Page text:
Miss Dimple and the Slightly Bewildered Angel: New Excerpt

Miss Dimple and the Slightly Bewildered Angel
Miss Dimple and the Slightly Bewildered Angel
In Miss Dimple and the Slightly Bewildered Angel by Mignon F. Ballard—the 5th in the Miss Dimple mysteriesguardian angel Augusta Goodnight, an earlier series character, suddenly finds herself assigned to Phoebe Chadwick's rooming house in the small Georgia town of Elderberry. (Available August 2, 2016).

October, 1944. It has been a challenging season for Elderberry's favorite first grade teacher, Miss Dimple Kilpatrick. A beloved former student was recently killed in the war, her brother has become distant, and her friend Odessa, the cook at Pheobe's rooming house, has taken a leave of absence to care for a relative. Still, when Dimple's librarian friend, Virginia, finds a young woman, Dora, on the library porch looking for a place to spend the night, soft-hearted Dimple brings her back to Phoebe's and offers her food and a warm coat. But when Dimple is trying to find her a place to sleep, the young girl disappears.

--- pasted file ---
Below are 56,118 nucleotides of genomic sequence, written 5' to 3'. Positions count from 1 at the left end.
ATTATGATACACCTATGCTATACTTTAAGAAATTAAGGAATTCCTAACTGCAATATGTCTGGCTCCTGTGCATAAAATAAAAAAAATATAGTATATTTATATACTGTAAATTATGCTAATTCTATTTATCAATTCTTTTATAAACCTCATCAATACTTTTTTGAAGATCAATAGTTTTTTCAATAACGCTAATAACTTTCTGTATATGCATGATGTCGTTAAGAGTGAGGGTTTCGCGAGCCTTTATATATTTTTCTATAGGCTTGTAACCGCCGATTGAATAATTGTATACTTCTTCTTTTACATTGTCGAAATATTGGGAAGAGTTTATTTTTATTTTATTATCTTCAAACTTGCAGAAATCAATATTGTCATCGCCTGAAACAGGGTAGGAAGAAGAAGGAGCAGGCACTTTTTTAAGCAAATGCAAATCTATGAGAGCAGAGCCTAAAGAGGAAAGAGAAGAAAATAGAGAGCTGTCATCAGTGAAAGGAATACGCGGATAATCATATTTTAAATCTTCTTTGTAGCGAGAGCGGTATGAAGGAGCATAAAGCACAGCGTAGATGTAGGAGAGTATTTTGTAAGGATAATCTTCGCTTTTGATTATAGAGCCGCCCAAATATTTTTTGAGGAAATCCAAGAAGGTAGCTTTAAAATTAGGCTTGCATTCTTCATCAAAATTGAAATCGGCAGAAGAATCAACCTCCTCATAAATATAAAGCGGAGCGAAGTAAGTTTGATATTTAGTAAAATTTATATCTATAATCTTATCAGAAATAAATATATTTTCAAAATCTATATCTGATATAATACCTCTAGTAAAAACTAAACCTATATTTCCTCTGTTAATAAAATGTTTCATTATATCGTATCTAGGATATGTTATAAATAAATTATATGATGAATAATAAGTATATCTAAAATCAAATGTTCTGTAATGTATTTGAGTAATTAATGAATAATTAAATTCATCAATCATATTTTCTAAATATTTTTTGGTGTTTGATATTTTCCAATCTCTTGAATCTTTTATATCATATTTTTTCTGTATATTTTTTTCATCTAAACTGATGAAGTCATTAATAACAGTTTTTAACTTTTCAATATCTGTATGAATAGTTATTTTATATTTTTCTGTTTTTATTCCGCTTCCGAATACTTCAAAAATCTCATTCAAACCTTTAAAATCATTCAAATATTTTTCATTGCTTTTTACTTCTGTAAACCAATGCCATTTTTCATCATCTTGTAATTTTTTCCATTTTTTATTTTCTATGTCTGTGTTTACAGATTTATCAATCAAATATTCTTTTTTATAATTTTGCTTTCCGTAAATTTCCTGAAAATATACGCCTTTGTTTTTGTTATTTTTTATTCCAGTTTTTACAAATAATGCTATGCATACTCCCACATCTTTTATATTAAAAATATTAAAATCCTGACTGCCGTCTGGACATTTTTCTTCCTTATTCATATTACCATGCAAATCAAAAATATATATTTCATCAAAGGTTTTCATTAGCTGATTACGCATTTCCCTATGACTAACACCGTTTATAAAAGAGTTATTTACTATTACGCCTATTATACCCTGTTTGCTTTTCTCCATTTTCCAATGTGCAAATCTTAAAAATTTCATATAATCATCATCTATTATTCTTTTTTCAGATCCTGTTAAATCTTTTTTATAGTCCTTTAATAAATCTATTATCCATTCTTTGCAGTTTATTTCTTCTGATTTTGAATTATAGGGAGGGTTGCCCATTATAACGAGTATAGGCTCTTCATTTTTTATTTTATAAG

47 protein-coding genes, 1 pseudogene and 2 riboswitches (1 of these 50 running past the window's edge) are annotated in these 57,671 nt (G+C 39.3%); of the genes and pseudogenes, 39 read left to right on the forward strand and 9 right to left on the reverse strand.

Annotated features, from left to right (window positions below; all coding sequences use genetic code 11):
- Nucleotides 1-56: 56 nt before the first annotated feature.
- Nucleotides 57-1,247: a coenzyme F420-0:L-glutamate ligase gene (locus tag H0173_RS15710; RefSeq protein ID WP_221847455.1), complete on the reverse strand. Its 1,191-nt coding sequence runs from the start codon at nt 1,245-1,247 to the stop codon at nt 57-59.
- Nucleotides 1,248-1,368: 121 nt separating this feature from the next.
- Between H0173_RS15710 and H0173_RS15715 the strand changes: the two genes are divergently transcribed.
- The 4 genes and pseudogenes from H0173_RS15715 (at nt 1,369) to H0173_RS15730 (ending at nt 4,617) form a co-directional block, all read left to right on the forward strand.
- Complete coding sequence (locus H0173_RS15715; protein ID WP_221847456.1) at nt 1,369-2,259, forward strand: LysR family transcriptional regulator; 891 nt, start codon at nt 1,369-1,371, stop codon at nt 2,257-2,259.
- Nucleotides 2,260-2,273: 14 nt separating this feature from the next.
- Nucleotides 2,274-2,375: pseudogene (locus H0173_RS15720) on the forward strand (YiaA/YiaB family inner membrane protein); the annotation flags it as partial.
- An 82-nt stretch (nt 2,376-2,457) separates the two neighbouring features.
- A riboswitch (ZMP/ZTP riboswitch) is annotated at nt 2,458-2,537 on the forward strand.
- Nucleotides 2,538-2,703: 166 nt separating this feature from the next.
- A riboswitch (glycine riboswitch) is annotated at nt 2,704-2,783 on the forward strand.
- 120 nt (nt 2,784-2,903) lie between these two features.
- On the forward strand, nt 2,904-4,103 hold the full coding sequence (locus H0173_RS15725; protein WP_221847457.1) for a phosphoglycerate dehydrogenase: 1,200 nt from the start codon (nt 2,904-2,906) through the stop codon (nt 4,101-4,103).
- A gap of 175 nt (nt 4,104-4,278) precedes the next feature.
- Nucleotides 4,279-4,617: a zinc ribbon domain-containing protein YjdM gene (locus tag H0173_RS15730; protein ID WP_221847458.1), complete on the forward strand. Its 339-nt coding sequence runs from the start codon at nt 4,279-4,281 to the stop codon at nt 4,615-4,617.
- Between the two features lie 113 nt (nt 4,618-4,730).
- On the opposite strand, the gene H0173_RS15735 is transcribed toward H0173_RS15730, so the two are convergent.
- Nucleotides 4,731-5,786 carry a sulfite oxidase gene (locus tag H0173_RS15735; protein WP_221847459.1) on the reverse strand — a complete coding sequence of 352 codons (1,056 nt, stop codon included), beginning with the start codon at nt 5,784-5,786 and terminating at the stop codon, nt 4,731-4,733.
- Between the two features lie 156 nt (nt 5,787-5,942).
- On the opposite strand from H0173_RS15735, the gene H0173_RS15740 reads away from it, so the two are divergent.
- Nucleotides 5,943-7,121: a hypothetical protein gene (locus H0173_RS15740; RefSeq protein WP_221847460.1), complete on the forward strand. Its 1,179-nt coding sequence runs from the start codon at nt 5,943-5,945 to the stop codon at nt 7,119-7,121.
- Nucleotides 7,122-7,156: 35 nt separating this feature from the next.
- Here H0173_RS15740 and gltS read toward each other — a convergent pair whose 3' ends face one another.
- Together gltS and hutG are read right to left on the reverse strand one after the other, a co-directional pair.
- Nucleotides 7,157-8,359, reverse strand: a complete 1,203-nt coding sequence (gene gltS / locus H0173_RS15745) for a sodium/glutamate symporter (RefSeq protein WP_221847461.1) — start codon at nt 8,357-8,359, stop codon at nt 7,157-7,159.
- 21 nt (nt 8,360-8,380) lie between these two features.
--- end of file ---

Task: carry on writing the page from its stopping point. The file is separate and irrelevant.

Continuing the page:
The next morning, Miss Dimple answers a knock on the door expecting it to be the girl. Instead, she is greeted by greeted by a somewhat disheveled young woman with lustrous hair and a sunrise of a smile who claims she has been assigned to fill in at the house. Augusta Goodnight, a guardian angel who has been summoned from a well-deserved rest after a series of troublesome earthly duties, has taken up at Phoebe's.

When Dora is discovered dead – murdered – the real reason for Augusta's “assignment” becomes clear, at least to Augusta. Reluctantly, Miss Dimple teams up with Augusta to find out who the killer is.


“What are we going to do about supper?” Lily Moss asked, gazing longingly at the door that led to the kitchen.

“There’s still plenty of that applesauce Odessa put up last month, and I suppose I could stir up some buckwheat cakes,” Phoebe Chadwick suggested. As proprietor of the rooming house, she was responsible for providing appetizing as well as nutritious meals for her guests, but that was becoming more and more of a challenge with all the rationing and shortages during what seemed like a never-ending war, and now their reliable cook, Odessa Kirby, was leaving them to care for an aging aunt.